According to Mike Suguitan, MS, LCGC, a genetic counselor at Northwestern Medicine, tells Health that a person's specific risk for developing those cancers depends on which mutated gene they carry. While both BRCA1 and BRCA2 mutations increase the risk for breast, ovarian, prostate, and pancreatic cancers, there are other factors at play, including sex. The National Cancer Institute (NCI) states that men with these mutations are at higher risk for developing breast cancer (though their increased risk is lower than that of women), and they also have an increased risk of developing prostate cancer. Both men and women with these mutations have an increased risk of developing pancreatic cancer, though the risk is fairly low.
For example, Huma Rana, MD, MPH, clinical director of the Cancer Genetics and Prevention program at the Dana-Farber Cancer Institute, tells Health that a BRCA1 mutation presents a higher risk for triple-negative breast cancer, a subtype of breast cancer that doesn't involve the three hormone receptors involved in other types of breast cancer. BRCA1 mutations also come with a higher risk of developing ovarian cancer than BRCA2.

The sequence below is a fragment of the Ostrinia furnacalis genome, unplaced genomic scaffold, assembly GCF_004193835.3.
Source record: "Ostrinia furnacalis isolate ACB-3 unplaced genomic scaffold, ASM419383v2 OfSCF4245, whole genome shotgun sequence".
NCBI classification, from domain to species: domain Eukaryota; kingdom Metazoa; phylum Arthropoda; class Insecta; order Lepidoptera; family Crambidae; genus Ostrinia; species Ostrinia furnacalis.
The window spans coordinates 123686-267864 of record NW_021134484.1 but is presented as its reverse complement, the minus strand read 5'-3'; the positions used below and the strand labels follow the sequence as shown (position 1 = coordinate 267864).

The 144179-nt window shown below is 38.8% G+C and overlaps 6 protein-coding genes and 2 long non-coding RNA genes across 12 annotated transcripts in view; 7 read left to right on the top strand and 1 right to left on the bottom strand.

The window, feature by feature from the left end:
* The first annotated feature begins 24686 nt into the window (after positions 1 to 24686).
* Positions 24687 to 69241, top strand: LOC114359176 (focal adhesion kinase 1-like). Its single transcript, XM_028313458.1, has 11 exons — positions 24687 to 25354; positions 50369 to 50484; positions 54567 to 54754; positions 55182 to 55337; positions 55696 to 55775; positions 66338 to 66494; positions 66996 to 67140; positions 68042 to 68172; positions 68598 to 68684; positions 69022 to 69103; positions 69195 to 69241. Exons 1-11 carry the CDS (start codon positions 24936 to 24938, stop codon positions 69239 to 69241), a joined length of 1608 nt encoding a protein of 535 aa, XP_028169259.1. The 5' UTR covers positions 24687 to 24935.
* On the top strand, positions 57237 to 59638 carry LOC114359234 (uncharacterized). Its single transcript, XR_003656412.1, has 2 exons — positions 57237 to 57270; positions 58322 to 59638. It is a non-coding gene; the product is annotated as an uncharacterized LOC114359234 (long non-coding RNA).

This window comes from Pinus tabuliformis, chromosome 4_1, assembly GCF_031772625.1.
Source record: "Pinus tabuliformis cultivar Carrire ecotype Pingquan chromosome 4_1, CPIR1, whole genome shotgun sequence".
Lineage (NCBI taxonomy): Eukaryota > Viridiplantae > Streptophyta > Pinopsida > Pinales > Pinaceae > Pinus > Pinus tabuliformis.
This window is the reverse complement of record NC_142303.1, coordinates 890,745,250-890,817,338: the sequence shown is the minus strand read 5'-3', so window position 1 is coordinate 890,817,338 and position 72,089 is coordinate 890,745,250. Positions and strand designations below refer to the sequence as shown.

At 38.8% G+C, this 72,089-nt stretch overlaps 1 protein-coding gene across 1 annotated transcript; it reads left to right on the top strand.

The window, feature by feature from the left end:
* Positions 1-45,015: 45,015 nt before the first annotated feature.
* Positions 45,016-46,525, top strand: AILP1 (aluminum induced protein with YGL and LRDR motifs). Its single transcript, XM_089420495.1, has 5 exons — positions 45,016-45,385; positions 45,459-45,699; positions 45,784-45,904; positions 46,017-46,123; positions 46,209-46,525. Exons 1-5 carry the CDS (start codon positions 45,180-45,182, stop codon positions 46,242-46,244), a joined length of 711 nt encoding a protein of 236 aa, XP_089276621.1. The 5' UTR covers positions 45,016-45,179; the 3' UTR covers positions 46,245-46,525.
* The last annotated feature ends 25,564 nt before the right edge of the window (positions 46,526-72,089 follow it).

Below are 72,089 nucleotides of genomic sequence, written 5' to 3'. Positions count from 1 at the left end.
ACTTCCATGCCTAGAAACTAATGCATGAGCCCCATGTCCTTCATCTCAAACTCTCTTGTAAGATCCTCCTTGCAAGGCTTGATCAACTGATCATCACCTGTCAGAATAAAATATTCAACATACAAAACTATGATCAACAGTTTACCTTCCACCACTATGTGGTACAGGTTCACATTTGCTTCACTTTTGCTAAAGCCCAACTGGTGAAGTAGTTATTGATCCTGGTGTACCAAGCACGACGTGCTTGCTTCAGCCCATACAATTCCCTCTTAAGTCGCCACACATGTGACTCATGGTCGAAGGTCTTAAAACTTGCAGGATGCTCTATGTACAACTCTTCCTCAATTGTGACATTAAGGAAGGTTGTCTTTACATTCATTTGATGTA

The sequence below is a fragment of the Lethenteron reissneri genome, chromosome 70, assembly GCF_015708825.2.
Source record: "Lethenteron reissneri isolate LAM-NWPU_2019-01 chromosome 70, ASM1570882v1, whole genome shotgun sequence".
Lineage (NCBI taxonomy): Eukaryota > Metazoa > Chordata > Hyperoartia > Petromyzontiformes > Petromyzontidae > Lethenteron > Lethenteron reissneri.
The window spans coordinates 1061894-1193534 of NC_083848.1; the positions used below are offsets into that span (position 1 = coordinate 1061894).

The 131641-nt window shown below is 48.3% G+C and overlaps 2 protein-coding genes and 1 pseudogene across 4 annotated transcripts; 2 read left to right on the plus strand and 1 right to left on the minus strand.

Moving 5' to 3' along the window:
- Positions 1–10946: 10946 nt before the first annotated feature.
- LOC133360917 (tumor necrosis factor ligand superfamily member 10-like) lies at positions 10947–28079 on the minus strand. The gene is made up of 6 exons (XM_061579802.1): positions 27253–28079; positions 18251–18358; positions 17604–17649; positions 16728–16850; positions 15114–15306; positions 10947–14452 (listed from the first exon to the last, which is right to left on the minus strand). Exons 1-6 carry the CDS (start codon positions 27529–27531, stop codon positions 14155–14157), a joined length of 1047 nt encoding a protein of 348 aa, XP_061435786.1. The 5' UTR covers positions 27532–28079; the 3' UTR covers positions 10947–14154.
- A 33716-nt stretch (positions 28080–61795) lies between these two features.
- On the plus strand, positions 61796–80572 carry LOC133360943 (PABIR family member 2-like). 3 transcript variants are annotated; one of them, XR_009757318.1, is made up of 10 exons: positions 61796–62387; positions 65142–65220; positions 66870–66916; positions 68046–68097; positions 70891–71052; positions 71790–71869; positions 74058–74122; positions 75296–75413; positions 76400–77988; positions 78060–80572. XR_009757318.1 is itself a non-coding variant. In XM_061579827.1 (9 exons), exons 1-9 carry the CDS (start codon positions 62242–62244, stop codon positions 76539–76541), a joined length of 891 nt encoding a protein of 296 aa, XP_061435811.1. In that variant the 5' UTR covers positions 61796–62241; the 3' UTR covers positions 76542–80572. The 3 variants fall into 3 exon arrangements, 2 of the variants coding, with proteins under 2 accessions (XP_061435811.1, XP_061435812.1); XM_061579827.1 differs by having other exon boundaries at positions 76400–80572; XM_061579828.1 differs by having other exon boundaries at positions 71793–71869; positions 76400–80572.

And while BRCA2 mutation is also associated with breast cancer and ovarian cancer, those with this mutation have a slightly lower chance of developing either. According to the NCI, women with a BRCA1 mutation have a 55-72% chance of developing breast cancer and a 39-44% chance of developing ovarian cancer by 70-80 years of age. Those with a BRCA2 mutation have a 45-69% chance of developing breast cancer and a 11-17% chance of developing ovarian cancer, also by 70-80 years of age.
By contrast, 55%–72% of women who inherit a harmful BRCA1 variant and 45%–69% of women who inherit a harmful BRCA2 variant will develop breast cancer by 70–80 years of age
Dr. Rana says these mutation carriers have higher risks of other cancers as well, including melanoma, pancreatic cancer, and aggressive prostate cancers, though BRCA2 is also associated with more hormone-receptor-positive cancers than BRCA1. Hormone-receptor-positive breast cancer occurs when breast cancer cells have receptors for the hormones progesterone or estrogen.
Who should get tested for BRCA gene mutations, and how does it work?